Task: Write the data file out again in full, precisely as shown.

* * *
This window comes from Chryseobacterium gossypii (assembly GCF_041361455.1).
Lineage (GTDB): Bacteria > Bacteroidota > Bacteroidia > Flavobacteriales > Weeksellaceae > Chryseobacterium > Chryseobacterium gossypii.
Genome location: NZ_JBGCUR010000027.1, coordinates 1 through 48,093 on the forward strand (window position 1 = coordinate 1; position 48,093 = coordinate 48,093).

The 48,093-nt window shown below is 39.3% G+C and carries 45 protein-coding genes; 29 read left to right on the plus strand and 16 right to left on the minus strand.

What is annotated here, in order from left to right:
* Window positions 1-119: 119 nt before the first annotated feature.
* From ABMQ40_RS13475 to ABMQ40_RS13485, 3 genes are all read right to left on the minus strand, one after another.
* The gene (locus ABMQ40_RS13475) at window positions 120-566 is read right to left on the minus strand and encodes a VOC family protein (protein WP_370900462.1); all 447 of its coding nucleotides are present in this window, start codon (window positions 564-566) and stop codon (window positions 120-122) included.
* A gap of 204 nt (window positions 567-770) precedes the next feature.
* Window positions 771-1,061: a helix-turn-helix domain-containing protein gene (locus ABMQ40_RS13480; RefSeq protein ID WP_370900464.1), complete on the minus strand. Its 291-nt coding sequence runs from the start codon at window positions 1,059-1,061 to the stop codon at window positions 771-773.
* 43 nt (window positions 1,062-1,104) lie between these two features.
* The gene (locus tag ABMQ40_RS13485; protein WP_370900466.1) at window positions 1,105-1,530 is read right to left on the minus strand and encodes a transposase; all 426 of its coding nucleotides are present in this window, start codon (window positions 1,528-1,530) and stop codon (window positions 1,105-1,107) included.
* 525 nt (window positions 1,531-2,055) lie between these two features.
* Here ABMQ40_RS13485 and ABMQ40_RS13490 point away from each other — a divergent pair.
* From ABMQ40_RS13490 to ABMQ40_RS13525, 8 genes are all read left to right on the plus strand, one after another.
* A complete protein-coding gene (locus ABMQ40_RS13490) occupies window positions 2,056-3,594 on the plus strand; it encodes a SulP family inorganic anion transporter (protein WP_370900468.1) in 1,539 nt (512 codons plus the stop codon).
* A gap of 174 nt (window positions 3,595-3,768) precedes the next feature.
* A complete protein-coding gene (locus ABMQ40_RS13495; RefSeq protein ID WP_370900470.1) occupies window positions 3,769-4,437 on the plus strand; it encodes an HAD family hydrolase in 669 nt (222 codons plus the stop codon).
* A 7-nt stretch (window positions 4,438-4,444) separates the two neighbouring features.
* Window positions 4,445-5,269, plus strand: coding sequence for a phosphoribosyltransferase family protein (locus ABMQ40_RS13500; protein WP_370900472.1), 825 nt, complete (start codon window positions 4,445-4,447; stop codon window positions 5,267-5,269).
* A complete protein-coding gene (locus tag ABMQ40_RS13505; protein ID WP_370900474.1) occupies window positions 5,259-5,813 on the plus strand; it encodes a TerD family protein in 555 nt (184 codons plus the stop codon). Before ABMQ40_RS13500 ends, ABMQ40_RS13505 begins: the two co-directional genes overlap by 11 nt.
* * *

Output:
This window comes from Chryseobacterium gossypii (assembly GCF_041361455.1).
Lineage (GTDB): Bacteria > Bacteroidota > Bacteroidia > Flavobacteriales > Weeksellaceae > Chryseobacterium > Chryseobacterium gossypii.
Genome location: NZ_JBGCUR010000027.1, coordinates 1 through 48,093 on the forward strand (window position 1 = coordinate 1; position 48,093 = coordinate 48,093).

The 48,093-nt window shown below is 39.3% G+C and carries 45 protein-coding genes; 29 read left to right on the plus strand and 16 right to left on the minus strand.

What is annotated here, in order from left to right:
* Window positions 1-119: 119 nt before the first annotated feature.
* From ABMQ40_RS13475 to ABMQ40_RS13485, 3 genes are all read right to left on the minus strand, one after another.
* The gene (locus ABMQ40_RS13475) at window positions 120-566 is read right to left on the minus strand and encodes a VOC family protein (protein WP_370900462.1); all 447 of its coding nucleotides are present in this window, start codon (window positions 564-566) and stop codon (window positions 120-122) included.
* A gap of 204 nt (window positions 567-770) precedes the next feature.
* Window positions 771-1,061: a helix-turn-helix domain-containing protein gene (locus ABMQ40_RS13480; RefSeq protein ID WP_370900464.1), complete on the minus strand. Its 291-nt coding sequence runs from the start codon at window positions 1,059-1,061 to the stop codon at window positions 771-773.
* 43 nt (window positions 1,062-1,104) lie between these two features.
* The gene (locus tag ABMQ40_RS13485; protein WP_370900466.1) at window positions 1,105-1,530 is read right to left on the minus strand and encodes a transposase; all 426 of its coding nucleotides are present in this window, start codon (window positions 1,528-1,530) and stop codon (window positions 1,105-1,107) included.
* 525 nt (window positions 1,531-2,055) lie between these two features.
* Here ABMQ40_RS13485 and ABMQ40_RS13490 point away from each other — a divergent pair.
* From ABMQ40_RS13490 to ABMQ40_RS13525, 8 genes are all read left to right on the plus strand, one after another.
* A complete protein-coding gene (locus ABMQ40_RS13490) occupies window positions 2,056-3,594 on the plus strand; it encodes a SulP family inorganic anion transporter (protein WP_370900468.1) in 1,539 nt (512 codons plus the stop codon).
* A gap of 174 nt (window positions 3,595-3,768) precedes the next feature.
* A complete protein-coding gene (locus ABMQ40_RS13495; RefSeq protein ID WP_370900470.1) occupies window positions 3,769-4,437 on the plus strand; it encodes an HAD family hydrolase in 669 nt (222 codons plus the stop codon).
* A 7-nt stretch (window positions 4,438-4,444) separates the two neighbouring features.
* Window positions 4,445-5,269, plus strand: coding sequence for a phosphoribosyltransferase family protein (locus ABMQ40_RS13500; protein WP_370900472.1), 825 nt, complete (start codon window positions 4,445-4,447; stop codon window positions 5,267-5,269).
* A complete protein-coding gene (locus tag ABMQ40_RS13505; protein ID WP_370900474.1) occupies window positions 5,259-5,813 on the plus strand; it encodes a TerD family protein in 555 nt (184 codons plus the stop codon). Before ABMQ40_RS13500 ends, ABMQ40_RS13505 begins: the two co-directional genes overlap by 11 nt.